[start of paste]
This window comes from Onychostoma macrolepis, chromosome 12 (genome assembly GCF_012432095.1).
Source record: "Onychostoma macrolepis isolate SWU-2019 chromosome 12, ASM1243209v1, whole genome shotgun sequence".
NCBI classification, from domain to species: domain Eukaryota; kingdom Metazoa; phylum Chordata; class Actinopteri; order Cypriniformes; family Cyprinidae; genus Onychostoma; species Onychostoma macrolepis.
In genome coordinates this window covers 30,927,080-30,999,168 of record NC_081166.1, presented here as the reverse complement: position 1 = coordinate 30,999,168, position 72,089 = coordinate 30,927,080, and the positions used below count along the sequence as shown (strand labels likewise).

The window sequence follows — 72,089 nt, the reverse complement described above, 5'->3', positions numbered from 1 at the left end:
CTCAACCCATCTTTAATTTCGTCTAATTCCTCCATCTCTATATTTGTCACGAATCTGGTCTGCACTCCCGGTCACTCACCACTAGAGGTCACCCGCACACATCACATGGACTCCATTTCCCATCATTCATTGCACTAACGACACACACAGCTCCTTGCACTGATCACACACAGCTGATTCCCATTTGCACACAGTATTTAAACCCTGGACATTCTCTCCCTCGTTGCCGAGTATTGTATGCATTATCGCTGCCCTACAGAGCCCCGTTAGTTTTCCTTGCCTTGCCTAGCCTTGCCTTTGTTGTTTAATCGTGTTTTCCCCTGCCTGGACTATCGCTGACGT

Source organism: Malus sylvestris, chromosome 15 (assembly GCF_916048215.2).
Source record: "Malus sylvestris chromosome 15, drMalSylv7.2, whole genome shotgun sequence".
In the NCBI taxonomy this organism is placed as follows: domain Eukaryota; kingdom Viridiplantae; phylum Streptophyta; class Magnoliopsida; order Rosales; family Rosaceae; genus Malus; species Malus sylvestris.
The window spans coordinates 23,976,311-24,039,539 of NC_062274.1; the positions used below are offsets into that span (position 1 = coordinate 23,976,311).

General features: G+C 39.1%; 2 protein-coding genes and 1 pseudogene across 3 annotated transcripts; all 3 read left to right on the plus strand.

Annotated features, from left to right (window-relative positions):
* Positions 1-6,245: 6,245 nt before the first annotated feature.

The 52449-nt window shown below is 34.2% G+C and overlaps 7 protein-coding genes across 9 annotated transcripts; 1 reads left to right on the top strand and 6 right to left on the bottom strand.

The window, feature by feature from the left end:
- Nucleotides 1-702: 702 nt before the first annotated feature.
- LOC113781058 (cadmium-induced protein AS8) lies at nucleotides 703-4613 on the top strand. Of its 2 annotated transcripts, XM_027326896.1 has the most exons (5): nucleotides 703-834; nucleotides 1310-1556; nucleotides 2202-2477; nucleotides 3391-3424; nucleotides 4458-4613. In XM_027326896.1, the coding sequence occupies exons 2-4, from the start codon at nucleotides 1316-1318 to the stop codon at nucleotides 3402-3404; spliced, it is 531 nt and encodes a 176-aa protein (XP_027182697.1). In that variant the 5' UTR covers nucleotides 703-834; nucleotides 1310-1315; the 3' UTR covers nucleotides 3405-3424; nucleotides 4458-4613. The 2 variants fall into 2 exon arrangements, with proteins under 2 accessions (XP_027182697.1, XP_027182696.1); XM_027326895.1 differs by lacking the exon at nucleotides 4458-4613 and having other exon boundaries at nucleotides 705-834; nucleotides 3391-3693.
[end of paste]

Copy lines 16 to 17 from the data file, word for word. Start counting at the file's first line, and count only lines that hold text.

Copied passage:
- Nucleotides 1-702: 702 nt before the first annotated feature.
- LOC113781058 (cadmium-induced protein AS8) lies at nucleotides 703-4613 on the top strand. Of its 2 annotated transcripts, XM_027326896.1 has the most exons (5): nucleotides 703-834; nucleotides 1310-1556; nucleotides 2202-2477; nucleotides 3391-3424; nucleotides 4458-4613. In XM_027326896.1, the coding sequence occupies exons 2-4, from the start codon at nucleotides 1316-1318 to the stop codon at nucleotides 3402-3404; spliced, it is 531 nt and encodes a 176-aa protein (XP_027182697.1). In that variant the 5' UTR covers nucleotides 703-834; nucleotides 1310-1315; the 3' UTR covers nucleotides 3405-3424; nucleotides 4458-4613. The 2 variants fall into 2 exon arrangements, with proteins under 2 accessions (XP_027182697.1, XP_027182696.1); XM_027326895.1 differs by lacking the exon at nucleotides 4458-4613 and having other exon boundaries at nucleotides 705-834; nucleotides 3391-3693.